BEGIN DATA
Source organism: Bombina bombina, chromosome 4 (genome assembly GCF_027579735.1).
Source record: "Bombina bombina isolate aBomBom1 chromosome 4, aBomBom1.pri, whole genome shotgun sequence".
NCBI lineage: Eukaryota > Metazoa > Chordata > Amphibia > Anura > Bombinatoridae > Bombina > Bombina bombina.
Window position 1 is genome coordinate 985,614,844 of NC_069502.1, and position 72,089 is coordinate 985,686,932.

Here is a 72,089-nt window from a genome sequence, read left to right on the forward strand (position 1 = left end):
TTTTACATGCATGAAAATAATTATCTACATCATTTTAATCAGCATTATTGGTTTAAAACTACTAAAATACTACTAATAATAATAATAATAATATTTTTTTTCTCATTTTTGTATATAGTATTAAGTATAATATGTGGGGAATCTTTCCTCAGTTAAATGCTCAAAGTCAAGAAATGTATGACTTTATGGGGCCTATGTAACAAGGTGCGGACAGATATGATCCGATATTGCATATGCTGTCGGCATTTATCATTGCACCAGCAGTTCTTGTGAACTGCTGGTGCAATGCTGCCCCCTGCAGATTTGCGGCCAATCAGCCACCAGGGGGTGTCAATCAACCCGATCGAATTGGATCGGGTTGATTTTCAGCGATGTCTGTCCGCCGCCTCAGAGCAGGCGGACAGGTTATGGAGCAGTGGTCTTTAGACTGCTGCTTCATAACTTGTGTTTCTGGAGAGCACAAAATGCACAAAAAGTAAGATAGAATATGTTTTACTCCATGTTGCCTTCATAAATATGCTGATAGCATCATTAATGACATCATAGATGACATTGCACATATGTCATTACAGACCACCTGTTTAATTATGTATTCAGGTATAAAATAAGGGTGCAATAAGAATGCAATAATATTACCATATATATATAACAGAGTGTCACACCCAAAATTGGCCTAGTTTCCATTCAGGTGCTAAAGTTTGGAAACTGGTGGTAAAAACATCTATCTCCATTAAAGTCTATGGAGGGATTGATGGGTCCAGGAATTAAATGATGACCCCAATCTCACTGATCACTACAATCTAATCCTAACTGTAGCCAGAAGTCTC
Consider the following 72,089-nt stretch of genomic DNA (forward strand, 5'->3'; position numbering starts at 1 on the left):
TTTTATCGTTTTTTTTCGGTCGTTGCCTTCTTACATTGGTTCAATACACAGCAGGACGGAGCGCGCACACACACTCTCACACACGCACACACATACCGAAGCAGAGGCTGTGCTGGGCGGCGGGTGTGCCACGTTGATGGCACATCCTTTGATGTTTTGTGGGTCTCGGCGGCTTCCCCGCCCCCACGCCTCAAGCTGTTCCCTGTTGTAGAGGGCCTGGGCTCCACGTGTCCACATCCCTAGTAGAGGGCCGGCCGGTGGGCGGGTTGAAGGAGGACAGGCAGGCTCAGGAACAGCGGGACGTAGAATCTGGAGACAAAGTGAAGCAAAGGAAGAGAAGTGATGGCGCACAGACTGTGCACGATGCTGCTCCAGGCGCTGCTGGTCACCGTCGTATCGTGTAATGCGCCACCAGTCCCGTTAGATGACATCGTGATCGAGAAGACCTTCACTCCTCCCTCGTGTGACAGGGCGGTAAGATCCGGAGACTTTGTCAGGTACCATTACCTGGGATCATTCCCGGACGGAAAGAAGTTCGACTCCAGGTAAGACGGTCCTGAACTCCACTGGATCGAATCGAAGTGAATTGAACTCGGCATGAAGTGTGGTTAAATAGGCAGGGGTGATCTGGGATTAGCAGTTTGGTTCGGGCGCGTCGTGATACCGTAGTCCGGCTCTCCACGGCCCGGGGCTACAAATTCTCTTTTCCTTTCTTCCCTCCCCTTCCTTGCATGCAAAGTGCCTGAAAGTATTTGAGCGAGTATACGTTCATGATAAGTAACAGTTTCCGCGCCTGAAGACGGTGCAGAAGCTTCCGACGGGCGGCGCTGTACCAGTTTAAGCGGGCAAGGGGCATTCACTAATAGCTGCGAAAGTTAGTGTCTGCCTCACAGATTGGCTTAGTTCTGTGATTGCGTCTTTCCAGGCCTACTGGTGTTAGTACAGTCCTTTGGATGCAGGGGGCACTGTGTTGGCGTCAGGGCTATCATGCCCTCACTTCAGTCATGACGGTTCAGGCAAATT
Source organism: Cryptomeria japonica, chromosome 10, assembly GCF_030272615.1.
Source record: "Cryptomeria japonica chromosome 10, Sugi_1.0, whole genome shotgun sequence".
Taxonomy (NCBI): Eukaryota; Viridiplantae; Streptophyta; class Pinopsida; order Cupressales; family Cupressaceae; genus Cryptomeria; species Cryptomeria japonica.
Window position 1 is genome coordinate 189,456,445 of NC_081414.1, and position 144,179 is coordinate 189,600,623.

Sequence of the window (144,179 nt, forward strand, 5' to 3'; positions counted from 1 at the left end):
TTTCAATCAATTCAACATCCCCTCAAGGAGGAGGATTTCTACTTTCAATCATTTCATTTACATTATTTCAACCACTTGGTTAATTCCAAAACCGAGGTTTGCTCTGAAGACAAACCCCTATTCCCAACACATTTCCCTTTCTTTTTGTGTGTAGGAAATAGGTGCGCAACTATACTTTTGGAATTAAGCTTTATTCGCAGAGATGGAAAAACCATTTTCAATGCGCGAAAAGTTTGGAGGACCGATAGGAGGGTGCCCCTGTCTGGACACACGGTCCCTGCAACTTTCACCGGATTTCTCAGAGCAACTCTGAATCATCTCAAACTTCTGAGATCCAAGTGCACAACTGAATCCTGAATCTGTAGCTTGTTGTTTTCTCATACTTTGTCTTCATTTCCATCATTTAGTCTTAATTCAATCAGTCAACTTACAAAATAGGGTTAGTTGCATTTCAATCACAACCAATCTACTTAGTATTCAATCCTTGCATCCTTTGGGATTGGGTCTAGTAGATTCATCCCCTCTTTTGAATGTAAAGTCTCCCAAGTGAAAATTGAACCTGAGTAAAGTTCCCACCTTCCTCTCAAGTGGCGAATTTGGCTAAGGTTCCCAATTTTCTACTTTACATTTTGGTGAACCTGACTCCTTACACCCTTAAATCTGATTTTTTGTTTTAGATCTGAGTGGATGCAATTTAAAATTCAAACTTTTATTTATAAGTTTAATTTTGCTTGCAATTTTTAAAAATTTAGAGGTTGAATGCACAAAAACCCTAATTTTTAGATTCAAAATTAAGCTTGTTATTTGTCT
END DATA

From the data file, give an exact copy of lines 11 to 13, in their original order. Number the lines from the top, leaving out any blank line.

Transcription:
Taxonomy (NCBI): Eukaryota; Viridiplantae; Streptophyta; class Pinopsida; order Cupressales; family Cupressaceae; genus Cryptomeria; species Cryptomeria japonica.
Window position 1 is genome coordinate 189,456,445 of NC_081414.1, and position 144,179 is coordinate 189,600,623.

Sequence of the window (144,179 nt, forward strand, 5' to 3'; positions counted from 1 at the left end):